Simply click here on Virgin Money Giving to go to our event page where you can join for free by pressing “start fundraising” on the right of the screen.
Within 48 hours you will then also receive a confirmation email (remember to check your spam!) including bunting and invitations amongst other things to help you get started!
And also click on Tips and Instructions. These maybe helpful too.
And, there is a Competition too!
How do I enter?
Simply take a photograph which shows your “Hypermobili-Tea 4 Charity Event” at it’s best and post it on our Facebook wall or email it to us by clicking here and our judging panel will chose a lucky winner.* click on Terms and Conditions, below.
Once you have held your Tea Party, simply count up the donations and pay in at our ‘Virgin Money Giving’ Hypermobili-Tea event page above. Alternatively you can collect up your donations at the end of your tea party and post a cheque to: The Hypermobility Syndromes Association, Sovereign House, 22 Shelly Road, Worthing, West Sussex, BN11 1TU (cheques payable to “The Hypermobility Syndromes Association”).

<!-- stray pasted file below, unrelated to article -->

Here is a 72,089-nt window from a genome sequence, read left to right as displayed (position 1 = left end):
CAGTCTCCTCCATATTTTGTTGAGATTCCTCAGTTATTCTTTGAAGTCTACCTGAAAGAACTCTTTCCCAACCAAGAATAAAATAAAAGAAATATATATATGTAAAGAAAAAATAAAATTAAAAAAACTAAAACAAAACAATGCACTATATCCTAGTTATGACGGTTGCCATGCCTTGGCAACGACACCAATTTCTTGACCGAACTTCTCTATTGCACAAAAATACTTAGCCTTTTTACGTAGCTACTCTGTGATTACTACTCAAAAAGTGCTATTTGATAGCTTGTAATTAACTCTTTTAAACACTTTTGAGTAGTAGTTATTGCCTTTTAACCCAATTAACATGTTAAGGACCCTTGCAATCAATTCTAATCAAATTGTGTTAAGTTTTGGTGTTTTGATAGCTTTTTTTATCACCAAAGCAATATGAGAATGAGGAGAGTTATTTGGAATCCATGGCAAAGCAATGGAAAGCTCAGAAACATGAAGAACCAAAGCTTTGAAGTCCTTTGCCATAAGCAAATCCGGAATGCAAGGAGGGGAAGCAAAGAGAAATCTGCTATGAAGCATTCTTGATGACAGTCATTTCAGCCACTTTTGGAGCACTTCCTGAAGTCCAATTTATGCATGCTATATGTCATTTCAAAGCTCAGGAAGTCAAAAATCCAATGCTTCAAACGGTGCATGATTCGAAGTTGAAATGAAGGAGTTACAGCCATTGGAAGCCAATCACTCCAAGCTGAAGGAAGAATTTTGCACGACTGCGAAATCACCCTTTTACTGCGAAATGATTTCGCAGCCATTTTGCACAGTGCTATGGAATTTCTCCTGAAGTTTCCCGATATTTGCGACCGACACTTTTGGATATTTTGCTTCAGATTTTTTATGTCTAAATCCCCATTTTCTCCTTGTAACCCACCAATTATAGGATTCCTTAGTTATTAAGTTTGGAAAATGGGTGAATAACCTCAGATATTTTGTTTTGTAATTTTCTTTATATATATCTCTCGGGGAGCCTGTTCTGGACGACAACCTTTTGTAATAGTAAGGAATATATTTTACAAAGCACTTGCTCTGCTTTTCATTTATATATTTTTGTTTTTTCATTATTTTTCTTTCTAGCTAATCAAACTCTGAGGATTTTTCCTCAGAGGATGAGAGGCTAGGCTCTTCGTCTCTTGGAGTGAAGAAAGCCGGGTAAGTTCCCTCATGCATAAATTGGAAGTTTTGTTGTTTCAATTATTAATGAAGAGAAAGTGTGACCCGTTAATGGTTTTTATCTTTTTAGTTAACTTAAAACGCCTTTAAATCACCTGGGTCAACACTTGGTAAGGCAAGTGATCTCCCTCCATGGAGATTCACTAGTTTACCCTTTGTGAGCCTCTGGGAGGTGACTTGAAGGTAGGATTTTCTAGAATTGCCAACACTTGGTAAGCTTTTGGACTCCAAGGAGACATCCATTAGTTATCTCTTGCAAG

If you have any questions regarding this event, please email Ben Cooper at the HMSA office by clicking here.
Closing date is the 31st August 2015
Some HMSA tips!
Don’t forget to prep your body as well as your brain!
1. In exams use the tools and strategies you have been given. This may mean using mind maps, pros and cons, rest breaks, a scribe or extra time. Use them so you can achieve your potential.
2. Make sure you sleep well and no late night cramming. Make sure your bed is comfy and your room at the right temperature.